Wildlife In Focus | Red Kite

David Coultham

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Red Kite (Milvus milvus) Species Guide:

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Video | Everything You Need To Know About The Red Kite

Conservation Status

The Red Kite (Milvus milvus) was hunted and killed for several centuries in the U.K. Add to this the impact that egg collectors had, and the result was that by the 1930s only 10 breeding pairs remained. In 1990 they were saved from extinction when 13 adults were flown across via jet from Spain and reintroduced to Scotland and England.

Since then, numbers have increased and it is estimated that there are over 4600 breeding pairs. Since then, the protection of the species and its reintroduction has been heralded as one of the most successful conservation successes in the U.K. Red Kites are listed under Schedule 1 of The Wildlife and Countryside Act.

DID YOU KNOW? Approximately 10% of the entire world population of Red Kites are resident in the U.K.

The main threat to the Red Kite nowadays is illegal poisoning by bait left out for foxes and other mammals, and/or eating mammals that have themselves been poisoned. In March 2024, laws were put in place in Scotland to regulate industries that historically have targeted birds of prey. These include the grouse and pheasant shooting leisure industry, some of which have openly declared that they feel the new laws are an attack on them.

The global conservation status for the Red Kite is Least concern. The U.K Conservation Status is Green.

Conservation Status

Conservation Status


Red Kites are opportunistic feeders and will eat Carrion. They will also hunt small mammals and invertibrates.

Red Kite


Red Kites favor woodlands, mountains, pastoral, and even urban environments.

Note that this map is for a rough illustration of animal distribution across the U.K. Whereby dark green indicates denser populations and lighter greens indicate progressively lower populations.3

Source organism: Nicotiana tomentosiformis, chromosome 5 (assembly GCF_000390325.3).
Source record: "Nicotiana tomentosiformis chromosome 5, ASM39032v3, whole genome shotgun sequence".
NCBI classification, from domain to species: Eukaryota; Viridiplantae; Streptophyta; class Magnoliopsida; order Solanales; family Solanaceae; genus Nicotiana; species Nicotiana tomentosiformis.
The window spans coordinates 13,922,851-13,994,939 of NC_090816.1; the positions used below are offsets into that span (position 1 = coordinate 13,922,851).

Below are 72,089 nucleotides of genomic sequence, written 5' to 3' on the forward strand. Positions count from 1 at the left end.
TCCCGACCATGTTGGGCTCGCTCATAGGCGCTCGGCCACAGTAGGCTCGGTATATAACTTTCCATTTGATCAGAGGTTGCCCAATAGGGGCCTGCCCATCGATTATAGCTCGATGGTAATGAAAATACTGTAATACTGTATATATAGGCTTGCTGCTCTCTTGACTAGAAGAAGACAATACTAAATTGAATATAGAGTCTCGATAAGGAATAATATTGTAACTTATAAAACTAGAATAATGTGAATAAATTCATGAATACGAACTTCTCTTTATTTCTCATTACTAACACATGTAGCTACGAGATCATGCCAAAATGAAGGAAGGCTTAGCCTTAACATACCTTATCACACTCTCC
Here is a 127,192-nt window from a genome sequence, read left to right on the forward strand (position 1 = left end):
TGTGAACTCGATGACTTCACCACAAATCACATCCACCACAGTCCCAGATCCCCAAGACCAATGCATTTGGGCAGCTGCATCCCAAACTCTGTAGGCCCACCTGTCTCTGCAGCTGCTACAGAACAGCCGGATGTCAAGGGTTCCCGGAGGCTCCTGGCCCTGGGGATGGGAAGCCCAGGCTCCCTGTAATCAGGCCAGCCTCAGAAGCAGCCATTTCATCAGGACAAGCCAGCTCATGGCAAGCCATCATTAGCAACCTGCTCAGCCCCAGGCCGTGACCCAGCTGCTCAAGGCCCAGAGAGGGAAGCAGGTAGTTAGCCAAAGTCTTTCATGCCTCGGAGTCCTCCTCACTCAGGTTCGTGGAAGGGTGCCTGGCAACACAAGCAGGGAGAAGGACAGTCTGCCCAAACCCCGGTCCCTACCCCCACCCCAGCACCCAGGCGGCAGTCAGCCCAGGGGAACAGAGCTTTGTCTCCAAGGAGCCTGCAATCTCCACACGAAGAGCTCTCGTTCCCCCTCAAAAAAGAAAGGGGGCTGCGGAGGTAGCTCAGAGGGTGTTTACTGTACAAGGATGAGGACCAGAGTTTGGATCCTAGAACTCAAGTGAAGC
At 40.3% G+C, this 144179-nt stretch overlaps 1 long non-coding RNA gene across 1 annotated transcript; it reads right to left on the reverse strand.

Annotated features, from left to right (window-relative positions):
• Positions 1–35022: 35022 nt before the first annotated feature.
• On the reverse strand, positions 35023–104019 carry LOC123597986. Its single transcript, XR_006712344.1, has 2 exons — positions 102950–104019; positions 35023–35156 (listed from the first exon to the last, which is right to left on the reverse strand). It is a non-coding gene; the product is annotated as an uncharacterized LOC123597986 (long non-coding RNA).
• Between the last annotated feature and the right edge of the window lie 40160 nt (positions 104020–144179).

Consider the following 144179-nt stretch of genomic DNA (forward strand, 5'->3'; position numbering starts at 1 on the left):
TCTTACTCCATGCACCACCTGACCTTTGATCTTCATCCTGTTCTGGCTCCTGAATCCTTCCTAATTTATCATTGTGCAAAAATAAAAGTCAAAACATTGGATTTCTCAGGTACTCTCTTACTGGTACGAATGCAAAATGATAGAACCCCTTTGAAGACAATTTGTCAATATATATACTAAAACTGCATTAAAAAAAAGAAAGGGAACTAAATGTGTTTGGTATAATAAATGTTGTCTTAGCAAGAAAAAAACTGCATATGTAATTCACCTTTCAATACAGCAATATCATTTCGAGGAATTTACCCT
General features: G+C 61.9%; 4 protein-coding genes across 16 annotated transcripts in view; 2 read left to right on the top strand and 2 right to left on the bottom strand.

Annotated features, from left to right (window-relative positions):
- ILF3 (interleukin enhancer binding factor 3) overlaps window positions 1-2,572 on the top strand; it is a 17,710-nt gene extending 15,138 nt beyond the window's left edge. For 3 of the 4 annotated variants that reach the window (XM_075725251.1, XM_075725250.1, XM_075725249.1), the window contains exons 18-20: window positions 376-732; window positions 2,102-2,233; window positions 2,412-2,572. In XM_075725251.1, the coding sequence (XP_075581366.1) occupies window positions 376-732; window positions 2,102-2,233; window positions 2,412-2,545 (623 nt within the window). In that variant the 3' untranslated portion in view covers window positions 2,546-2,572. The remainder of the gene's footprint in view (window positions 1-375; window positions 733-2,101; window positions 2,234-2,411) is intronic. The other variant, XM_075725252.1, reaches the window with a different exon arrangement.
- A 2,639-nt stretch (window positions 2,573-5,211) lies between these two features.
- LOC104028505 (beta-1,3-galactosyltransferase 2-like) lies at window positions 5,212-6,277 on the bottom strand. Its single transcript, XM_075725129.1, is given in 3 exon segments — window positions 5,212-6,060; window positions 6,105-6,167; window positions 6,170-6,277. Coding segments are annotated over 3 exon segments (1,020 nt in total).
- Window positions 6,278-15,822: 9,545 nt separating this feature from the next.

Of all the raptors in the British Isles, the Red Kite is instantly recognizable due to its striking rich-red and brown coloring with flashes of whiteon its wings. They have a very distinctive forked tail and an angular wing stance. Red Kites have predominantly yellow beaks, and yellow legs and talons.

DID YOU KNOW? The first official records of Red Kites in the U.K. date right back to Anglo Saxon times.


Diurnal in nature, they roost singly, in pairs, and sometimes in small groups. They prefer to hunt over open land, and can often be spotted in trees on the borders of open fields; where they will sit and wait for prey to appear. They also circle high in the sky over an area waiting for prey to appear. They can fly at speeds of up to 100 mph but are even more impressive when they spot prey. They perform death-defying dives reaching speeds of up to 113 mph, coming to a full stop just above the ground as they snatch their prey using their talons, and then rapidly climb back into the sky.

A male and female will pair for life. Both the male and female share the task of building a nest. Often selecting old nest sites of other birds and building on those for their own needs. The female will typically lay 2 eggs, but clutches of 4 eggs have been known. They only raise one clutch a year as fledging takes 60 days with both parents looking after the youngsters for a further 15-20 days.

Red Kite Call:

Tanguy Loïs xeno-canto.org

Red Kite Song:

Olivier SWIFT xeno-canto.org

Red Kite


Adults range in height between 60 and 66cm, weighing in at between 800 and 1300g. They have an impressive wingspan of up to around 195cm.2

Red Kites typically live for 4 years in the wild, although the oldest bird ever recorded in the wild was nearly 26 years old.


Mature birds do not have any natural predators, however, their nests can be susceptible to predation by other birds.


  1. Population data based on BTO assessment
  2. featherbase
  3. JNCC Population Density
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